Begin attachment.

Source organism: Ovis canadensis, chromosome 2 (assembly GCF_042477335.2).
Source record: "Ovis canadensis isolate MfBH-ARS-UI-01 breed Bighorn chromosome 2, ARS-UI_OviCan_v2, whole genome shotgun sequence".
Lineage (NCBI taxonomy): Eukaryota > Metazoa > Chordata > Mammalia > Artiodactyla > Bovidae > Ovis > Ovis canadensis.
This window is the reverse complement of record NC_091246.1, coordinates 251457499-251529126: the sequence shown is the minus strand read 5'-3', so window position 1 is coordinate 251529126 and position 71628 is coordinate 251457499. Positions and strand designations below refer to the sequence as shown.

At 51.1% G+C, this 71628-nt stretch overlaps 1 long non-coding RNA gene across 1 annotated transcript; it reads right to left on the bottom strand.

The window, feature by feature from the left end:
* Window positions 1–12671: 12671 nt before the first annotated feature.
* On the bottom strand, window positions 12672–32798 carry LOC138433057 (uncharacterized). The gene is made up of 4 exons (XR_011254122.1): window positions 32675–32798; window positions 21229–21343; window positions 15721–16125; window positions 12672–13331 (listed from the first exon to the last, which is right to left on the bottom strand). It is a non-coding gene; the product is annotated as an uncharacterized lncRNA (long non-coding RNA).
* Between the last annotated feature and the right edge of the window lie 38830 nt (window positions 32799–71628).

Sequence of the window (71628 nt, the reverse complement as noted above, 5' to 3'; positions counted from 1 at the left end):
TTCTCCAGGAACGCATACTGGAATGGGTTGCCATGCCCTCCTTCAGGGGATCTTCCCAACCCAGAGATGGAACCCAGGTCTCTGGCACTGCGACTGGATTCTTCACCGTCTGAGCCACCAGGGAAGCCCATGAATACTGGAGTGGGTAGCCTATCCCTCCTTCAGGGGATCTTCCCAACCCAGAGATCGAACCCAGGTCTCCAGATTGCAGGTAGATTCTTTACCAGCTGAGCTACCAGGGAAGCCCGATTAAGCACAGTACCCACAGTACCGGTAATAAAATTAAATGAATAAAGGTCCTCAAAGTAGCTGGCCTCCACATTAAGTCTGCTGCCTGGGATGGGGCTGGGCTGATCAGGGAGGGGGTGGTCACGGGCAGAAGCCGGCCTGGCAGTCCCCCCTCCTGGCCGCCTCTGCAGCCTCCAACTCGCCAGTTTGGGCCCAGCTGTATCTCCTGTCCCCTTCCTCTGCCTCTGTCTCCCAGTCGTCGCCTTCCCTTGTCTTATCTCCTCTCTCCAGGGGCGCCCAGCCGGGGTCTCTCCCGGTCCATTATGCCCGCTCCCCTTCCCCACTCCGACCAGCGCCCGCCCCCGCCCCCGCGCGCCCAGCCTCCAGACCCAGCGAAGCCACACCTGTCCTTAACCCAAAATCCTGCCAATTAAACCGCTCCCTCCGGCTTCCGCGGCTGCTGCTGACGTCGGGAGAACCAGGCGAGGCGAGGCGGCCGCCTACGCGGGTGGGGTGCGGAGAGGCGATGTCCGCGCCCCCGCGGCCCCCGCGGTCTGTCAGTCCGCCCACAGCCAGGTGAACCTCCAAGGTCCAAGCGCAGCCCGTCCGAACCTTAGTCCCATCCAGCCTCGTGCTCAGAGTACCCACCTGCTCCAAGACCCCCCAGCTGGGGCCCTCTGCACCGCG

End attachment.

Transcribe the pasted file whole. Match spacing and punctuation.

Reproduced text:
Source organism: Ovis canadensis, chromosome 2 (assembly GCF_042477335.2).
Source record: "Ovis canadensis isolate MfBH-ARS-UI-01 breed Bighorn chromosome 2, ARS-UI_OviCan_v2, whole genome shotgun sequence".
Lineage (NCBI taxonomy): Eukaryota > Metazoa > Chordata > Mammalia > Artiodactyla > Bovidae > Ovis > Ovis canadensis.
This window is the reverse complement of record NC_091246.1, coordinates 251457499-251529126: the sequence shown is the minus strand read 5'-3', so window position 1 is coordinate 251529126 and position 71628 is coordinate 251457499. Positions and strand designations below refer to the sequence as shown.

At 51.1% G+C, this 71628-nt stretch overlaps 1 long non-coding RNA gene across 1 annotated transcript; it reads right to left on the bottom strand.

The window, feature by feature from the left end:
* Window positions 1–12671: 12671 nt before the first annotated feature.
* On the bottom strand, window positions 12672–32798 carry LOC138433057 (uncharacterized). The gene is made up of 4 exons (XR_011254122.1): window positions 32675–32798; window positions 21229–21343; window positions 15721–16125; window positions 12672–13331 (listed from the first exon to the last, which is right to left on the bottom strand). It is a non-coding gene; the product is annotated as an uncharacterized lncRNA (long non-coding RNA).
* Between the last annotated feature and the right edge of the window lie 38830 nt (window positions 32799–71628).

Sequence of the window (71628 nt, the reverse complement as noted above, 5' to 3'; positions counted from 1 at the left end):
TTCTCCAGGAACGCATACTGGAATGGGTTGCCATGCCCTCCTTCAGGGGATCTTCCCAACCCAGAGATGGAACCCAGGTCTCTGGCACTGCGACTGGATTCTTCACCGTCTGAGCCACCAGGGAAGCCCATGAATACTGGAGTGGGTAGCCTATCCCTCCTTCAGGGGATCTTCCCAACCCAGAGATCGAACCCAGGTCTCCAGATTGCAGGTAGATTCTTTACCAGCTGAGCTACCAGGGAAGCCCGATTAAGCACAGTACCCACAGTACCGGTAATAAAATTAAATGAATAAAGGTCCTCAAAGTAGCTGGCCTCCACATTAAGTCTGCTGCCTGGGATGGGGCTGGGCTGATCAGGGAGGGGGTGGTCACGGGCAGAAGCCGGCCTGGCAGTCCCCCCTCCTGGCCGCCTCTGCAGCCTCCAACTCGCCAGTTTGGGCCCAGCTGTATCTCCTGTCCCCTTCCTCTGCCTCTGTCTCCCAGTCGTCGCCTTCCCTTGTCTTATCTCCTCTCTCCAGGGGCGCCCAGCCGGGGTCTCTCCCGGTCCATTATGCCCGCTCCCCTTCCCCACTCCGACCAGCGCCCGCCCCCGCCCCCGCGCGCCCAGCCTCCAGACCCAGCGAAGCCACACCTGTCCTTAACCCAAAATCCTGCCAATTAAACCGCTCCCTCCGGCTTCCGCGGCTGCTGCTGACGTCGGGAGAACCAGGCGAGGCGAGGCGGCCGCCTACGCGGGTGGGGTGCGGAGAGGCGATGTCCGCGCCCCCGCGGCCCCCGCGGTCTGTCAGTCCGCCCACAGCCAGGTGAACCTCCAAGGTCCAAGCGCAGCCCGTCCGAACCTTAGTCCCATCCAGCCTCGTGCTCAGAGTACCCACCTGCTCCAAGACCCCCCAGCTGGGGCCCTCTGCACCGCG